Published: Tue, September 25, 2018
Sci-tech | By Jackie Newman

Tropical Storm Kirk forms in the Atlantic

Tropical Storm Kirk forms in the Atlantic

In a Sunday morning update, the NHC said: "Kirk has been accelerating since yesterday, and the current motion is westward, or 280 degrees, at 16 kt".

"An even faster westward motion across the tropical Atlantic is expected through Tuesday".

"The system we now have in the Tropical Weather Outlook near Bermuda is not the "remnant low" of Florence as the NWS office in Charleston stated in their tweet", said Michael J. Brennan in an email to McClatchy on Thursday night. The National Hurricane Service said that some strengthening is expected through Sunday, but it will stay a tropical storm. Forecasters expect the storm to dissipate in a few days. It is about 1,270 miles west of the Azores and has maximum sustained winds of 40 mph.

Kirk is the renamed cousin to Hurricane Florence, which made landfall at Wilmington last week, stalled over the Carolinas and then moved northward before spinning back out to sea. The disturbance will be traveling west and west-northwestward at about 10 miles per hour, but will again encounter upper-level winds by Wednesday as it approaches the southeastern coast of the U.S. On Sept. 10, Isaac achieved minimal hurricane status as top winds reached 75 miles per hour.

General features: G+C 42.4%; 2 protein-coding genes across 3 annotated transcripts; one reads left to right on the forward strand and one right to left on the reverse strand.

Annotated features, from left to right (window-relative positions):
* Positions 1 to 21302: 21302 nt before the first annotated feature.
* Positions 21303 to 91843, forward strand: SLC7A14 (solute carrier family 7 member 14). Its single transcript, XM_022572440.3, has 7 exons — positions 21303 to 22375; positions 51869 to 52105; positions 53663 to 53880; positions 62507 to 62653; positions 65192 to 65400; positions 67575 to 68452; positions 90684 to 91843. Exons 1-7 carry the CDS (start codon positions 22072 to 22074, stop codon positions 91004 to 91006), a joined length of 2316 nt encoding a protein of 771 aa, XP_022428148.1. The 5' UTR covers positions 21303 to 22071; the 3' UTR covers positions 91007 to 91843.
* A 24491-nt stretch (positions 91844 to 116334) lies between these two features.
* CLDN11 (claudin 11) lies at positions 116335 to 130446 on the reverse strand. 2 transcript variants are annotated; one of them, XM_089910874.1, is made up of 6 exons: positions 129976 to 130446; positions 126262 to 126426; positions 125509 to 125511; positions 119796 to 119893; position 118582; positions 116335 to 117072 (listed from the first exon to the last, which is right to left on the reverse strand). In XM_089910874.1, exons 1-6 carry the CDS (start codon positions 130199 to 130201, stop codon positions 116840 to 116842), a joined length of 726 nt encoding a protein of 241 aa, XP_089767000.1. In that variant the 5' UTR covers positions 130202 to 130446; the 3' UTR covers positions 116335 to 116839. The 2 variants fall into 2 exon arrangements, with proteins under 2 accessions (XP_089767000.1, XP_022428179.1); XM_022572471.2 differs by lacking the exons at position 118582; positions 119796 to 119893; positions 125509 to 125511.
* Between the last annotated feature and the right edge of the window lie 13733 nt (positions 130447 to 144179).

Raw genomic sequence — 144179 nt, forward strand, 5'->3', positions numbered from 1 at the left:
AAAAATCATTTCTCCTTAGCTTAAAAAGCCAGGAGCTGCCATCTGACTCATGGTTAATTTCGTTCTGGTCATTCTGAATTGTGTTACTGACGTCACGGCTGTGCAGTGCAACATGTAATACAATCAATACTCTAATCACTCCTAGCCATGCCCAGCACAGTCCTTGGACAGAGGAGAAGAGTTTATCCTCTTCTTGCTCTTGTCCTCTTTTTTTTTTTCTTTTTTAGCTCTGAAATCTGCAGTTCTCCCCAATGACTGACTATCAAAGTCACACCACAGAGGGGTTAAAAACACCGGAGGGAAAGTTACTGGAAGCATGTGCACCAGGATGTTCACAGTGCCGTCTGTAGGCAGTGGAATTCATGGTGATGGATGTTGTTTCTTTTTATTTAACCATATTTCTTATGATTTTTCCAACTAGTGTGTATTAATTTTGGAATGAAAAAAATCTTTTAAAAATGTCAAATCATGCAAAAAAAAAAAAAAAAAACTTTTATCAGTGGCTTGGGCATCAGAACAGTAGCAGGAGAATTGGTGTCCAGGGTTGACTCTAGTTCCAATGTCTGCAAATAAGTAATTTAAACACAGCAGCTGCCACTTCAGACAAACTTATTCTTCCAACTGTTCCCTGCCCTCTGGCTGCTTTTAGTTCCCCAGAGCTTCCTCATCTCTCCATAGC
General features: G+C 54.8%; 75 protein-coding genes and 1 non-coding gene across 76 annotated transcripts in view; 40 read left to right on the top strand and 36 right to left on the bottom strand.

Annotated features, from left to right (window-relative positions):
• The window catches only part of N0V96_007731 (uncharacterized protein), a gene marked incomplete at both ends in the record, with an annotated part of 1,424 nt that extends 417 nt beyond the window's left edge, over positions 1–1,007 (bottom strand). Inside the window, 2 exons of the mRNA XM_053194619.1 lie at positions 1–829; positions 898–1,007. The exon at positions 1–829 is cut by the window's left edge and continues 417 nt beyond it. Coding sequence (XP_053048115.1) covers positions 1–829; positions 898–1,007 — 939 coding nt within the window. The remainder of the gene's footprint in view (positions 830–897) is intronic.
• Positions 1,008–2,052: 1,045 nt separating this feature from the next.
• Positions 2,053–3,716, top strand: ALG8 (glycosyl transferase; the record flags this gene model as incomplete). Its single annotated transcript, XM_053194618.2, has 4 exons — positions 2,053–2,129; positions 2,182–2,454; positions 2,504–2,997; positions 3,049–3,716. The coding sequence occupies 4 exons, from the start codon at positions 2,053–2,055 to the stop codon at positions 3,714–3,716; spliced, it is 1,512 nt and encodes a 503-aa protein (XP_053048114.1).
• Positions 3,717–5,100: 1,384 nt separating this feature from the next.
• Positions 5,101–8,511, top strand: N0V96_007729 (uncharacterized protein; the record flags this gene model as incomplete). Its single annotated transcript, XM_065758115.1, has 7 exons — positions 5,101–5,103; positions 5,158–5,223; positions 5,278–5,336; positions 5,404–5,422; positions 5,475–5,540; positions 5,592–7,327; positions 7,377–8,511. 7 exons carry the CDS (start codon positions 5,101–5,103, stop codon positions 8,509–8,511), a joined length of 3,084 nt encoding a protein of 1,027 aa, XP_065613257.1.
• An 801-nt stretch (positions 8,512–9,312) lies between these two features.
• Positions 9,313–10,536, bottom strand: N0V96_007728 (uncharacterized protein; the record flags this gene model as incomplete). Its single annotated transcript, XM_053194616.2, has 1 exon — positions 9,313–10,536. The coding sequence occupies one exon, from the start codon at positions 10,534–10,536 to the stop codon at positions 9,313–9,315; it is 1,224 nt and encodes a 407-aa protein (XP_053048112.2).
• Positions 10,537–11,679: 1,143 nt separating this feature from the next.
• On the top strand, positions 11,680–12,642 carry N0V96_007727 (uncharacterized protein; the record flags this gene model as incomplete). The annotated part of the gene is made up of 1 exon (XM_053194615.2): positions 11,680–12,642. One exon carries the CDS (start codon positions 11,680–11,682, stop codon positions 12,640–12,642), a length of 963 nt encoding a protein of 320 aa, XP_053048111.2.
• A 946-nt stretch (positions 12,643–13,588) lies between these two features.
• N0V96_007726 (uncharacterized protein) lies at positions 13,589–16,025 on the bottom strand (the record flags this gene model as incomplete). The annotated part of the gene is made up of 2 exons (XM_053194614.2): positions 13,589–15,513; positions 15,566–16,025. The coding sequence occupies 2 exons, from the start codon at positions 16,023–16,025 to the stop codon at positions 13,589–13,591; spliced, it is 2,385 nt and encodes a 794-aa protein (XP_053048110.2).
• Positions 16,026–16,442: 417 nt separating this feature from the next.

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Elsewhere over the Atlantic, forecasters are watching Tropical Depression Eleven and two other tropical waves.

The NHC predicts that Kirk will have maximum sustained winds of 60 miles per hour in two days, but that's less than hurricane strength. It will most likely be absorbed by a larger low in a couple days.

Upper-level winds are expected to increase, limiting chances for additional development while the system moves near the southeastern US coast.

The National Hurricane Center is monitoring an area of low pressure that is expected to move near the southeastern USA coast this week.

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